Alien life could be residing in our own solar system without us even knowing about it
The hunt for extraterrestrial life could soon yield results, with one astronomer predicting humans will discover aliens within the next two decades.
In an interview with Futurism , astronomy researcher Chris Impey said he would “put money” on scientists detecting alien life in the next 10 to 15 years.
However, it may not be the little green men most of us are hoping for. According to Impey, it is most likely to be microbial life rather than intelligent life.
As for the question of where this alien life might be lurking, Impey told Futurism we should focus the search on our own solar system.
There is still a good chance that life exists – or at least used to exist – on Mars, he said.
“If we actually get Mars rocks back here to Earth from a place that we think could have been habitable in the past, then we might find evidence of prior life,” said Impey.
Any current lifeforms on Mars are likely to be residing below the surface, making them difficult to detect.
However, Mars is not the only place in our Solar System where life could exist. It is thought that Jupiter’s moon Europa could harbour life in one of its many oceans.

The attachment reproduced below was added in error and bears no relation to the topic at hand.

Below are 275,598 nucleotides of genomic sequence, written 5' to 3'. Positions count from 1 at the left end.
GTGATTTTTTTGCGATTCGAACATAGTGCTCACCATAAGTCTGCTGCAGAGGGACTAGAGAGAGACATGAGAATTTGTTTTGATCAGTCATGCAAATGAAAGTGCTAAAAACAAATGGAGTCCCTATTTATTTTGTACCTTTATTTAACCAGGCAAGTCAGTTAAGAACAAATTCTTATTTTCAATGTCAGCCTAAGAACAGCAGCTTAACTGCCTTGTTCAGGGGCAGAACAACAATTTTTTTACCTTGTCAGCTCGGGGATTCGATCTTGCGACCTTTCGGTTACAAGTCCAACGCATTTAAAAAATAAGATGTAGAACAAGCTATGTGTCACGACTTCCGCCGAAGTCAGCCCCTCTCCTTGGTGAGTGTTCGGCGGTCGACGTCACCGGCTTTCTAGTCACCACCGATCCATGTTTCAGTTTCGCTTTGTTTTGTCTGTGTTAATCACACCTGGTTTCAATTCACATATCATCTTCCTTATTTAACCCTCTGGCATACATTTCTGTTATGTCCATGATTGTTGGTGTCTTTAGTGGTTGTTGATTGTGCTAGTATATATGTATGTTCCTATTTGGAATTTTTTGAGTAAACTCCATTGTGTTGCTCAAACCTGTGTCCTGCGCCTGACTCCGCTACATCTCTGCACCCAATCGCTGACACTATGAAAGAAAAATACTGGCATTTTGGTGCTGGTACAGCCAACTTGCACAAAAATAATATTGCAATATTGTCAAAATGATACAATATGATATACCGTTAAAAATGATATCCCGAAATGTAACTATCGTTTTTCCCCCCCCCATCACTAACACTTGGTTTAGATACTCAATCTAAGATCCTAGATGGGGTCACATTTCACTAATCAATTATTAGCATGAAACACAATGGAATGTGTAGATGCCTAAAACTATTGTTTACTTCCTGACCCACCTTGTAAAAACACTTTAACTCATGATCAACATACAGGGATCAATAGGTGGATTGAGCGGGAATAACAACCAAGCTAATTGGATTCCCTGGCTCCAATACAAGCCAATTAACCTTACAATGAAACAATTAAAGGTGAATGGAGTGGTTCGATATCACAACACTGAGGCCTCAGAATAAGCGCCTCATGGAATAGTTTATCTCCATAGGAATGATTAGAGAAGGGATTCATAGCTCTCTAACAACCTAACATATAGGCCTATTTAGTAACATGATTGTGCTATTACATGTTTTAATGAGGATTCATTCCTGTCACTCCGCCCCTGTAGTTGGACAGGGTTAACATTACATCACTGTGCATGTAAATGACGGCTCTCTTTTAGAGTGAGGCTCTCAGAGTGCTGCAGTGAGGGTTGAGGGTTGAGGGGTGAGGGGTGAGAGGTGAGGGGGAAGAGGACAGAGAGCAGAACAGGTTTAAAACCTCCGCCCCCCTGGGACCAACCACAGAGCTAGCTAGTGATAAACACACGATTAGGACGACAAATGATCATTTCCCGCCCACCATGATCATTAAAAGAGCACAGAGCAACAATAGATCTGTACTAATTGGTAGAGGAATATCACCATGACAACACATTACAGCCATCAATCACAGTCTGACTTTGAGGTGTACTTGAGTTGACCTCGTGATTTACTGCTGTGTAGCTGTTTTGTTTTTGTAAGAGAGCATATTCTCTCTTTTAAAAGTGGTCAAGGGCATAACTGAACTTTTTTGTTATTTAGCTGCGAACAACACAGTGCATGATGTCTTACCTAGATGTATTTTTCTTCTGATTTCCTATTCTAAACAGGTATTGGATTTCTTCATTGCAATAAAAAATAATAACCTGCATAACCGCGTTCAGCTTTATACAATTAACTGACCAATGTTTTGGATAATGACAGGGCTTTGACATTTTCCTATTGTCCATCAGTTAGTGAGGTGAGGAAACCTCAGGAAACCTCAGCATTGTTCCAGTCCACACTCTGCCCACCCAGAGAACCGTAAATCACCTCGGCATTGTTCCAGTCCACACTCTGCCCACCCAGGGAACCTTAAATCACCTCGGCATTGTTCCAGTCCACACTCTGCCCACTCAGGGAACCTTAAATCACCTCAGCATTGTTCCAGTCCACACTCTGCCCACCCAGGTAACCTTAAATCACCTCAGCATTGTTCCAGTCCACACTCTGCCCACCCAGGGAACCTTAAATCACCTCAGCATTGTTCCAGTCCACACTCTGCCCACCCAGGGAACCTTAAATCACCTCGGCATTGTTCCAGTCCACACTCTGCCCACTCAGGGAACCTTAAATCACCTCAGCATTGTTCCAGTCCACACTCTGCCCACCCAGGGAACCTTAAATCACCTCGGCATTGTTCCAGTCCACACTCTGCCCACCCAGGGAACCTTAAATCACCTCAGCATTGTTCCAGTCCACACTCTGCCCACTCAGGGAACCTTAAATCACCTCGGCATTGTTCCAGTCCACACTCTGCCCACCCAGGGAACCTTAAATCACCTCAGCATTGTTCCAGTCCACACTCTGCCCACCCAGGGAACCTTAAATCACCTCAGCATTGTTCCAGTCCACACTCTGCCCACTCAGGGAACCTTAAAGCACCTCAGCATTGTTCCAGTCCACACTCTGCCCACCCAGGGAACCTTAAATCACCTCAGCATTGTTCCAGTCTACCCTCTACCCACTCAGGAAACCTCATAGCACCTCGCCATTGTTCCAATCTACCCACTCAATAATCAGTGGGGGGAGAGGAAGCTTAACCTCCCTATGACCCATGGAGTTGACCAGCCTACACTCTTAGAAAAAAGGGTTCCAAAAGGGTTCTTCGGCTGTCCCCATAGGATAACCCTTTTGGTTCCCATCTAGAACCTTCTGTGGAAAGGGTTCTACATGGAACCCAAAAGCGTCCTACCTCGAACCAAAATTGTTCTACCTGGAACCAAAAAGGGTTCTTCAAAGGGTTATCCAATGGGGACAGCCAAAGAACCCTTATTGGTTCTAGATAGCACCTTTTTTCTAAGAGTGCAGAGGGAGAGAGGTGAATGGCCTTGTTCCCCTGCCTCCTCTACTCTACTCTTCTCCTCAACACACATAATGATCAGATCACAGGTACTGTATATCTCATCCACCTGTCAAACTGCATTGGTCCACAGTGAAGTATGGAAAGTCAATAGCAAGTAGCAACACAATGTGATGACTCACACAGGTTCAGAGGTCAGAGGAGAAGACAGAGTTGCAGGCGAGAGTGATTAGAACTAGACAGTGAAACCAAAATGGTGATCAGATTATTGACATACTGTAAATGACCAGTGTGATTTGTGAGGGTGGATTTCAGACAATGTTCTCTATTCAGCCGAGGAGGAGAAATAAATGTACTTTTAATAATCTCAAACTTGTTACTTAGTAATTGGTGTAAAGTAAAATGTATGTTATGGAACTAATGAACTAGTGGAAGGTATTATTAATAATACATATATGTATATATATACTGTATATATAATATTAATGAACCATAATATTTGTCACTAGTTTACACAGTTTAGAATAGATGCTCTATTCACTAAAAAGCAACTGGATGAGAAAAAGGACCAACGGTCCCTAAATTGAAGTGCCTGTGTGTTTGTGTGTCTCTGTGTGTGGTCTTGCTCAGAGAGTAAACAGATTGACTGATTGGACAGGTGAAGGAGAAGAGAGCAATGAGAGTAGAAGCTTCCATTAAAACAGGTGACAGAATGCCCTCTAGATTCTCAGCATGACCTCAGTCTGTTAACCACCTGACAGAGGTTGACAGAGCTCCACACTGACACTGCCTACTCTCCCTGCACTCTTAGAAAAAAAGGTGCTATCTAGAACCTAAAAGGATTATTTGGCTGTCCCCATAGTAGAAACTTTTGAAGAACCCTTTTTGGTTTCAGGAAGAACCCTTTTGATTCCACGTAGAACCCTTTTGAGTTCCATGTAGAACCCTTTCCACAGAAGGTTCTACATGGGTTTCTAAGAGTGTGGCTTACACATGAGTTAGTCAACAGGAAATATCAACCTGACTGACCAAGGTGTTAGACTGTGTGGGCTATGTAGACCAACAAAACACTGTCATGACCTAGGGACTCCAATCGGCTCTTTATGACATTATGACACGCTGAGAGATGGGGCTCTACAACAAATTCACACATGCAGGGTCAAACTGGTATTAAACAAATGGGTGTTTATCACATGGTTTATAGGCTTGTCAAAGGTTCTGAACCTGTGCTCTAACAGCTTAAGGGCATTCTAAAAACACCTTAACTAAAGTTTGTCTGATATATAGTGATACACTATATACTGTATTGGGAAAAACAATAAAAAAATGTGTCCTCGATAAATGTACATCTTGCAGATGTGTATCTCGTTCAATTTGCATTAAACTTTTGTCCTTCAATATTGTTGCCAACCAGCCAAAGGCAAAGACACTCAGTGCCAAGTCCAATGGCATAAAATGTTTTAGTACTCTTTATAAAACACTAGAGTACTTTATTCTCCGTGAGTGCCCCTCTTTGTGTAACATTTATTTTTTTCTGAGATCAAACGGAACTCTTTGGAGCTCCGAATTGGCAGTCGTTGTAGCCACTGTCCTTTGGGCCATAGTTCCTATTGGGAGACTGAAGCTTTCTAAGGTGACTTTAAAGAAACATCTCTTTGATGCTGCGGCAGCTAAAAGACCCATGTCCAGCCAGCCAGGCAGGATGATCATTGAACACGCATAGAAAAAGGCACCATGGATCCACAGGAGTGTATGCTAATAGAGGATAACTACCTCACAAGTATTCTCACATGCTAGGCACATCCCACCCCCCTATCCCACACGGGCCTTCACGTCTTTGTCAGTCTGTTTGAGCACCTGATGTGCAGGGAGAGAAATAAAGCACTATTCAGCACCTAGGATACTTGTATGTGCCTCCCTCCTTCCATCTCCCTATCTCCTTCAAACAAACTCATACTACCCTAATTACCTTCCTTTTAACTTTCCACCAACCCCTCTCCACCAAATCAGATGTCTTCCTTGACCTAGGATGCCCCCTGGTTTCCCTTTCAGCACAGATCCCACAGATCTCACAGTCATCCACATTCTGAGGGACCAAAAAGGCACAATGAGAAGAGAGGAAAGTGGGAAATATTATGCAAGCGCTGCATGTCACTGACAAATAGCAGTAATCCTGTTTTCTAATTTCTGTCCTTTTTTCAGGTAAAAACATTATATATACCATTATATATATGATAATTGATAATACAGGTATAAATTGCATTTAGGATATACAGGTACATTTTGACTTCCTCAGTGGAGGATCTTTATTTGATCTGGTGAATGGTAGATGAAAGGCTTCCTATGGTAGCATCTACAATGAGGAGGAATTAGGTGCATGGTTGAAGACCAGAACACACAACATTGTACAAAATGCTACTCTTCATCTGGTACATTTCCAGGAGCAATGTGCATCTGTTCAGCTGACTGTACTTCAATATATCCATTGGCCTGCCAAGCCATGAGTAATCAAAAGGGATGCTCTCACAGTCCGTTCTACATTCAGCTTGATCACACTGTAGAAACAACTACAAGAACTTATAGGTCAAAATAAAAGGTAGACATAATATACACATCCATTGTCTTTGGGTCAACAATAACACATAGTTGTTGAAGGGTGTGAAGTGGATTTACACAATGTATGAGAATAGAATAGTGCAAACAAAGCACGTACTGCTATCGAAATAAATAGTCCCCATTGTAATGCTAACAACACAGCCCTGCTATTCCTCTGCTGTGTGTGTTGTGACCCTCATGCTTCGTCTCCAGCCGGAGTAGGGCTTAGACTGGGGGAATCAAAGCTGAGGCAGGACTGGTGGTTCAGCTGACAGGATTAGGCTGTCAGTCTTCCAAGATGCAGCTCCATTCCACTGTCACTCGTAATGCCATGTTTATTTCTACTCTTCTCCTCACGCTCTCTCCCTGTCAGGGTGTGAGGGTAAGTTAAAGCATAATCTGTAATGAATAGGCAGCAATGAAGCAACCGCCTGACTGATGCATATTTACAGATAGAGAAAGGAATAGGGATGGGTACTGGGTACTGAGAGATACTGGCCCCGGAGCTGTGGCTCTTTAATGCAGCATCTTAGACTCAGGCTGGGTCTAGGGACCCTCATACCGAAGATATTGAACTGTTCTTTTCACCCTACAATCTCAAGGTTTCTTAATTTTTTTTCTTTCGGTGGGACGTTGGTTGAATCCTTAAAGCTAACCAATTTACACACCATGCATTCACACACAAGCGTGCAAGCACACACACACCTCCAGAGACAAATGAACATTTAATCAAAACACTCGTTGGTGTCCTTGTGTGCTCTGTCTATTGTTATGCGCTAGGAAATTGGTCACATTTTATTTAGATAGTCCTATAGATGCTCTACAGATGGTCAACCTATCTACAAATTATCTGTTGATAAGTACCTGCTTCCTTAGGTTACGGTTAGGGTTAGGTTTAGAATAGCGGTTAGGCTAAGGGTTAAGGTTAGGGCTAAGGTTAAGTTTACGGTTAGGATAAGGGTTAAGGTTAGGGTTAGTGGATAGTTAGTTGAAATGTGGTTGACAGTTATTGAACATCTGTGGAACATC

Outside of our solar system, several Earth-like planets have been found orbiting in the habitable zones around nearby stars.
By studying the atmospheres of these planets for biomarkers such as oxygen and methane, scientists may be able to find evidence of microbial life indirectly.
While the prospect of discovering alien microbes may not sound all that exciting, it would prove that Earth is not the only planet capable of supporting life.
The knowledge gleaned from studying this microbial life could help to narrow down the search for other, more complex organisms, according to Impey.
It could also provide insights into how living beings survive on worlds far different from our own, which could help in our quest to become a multi-planetary species.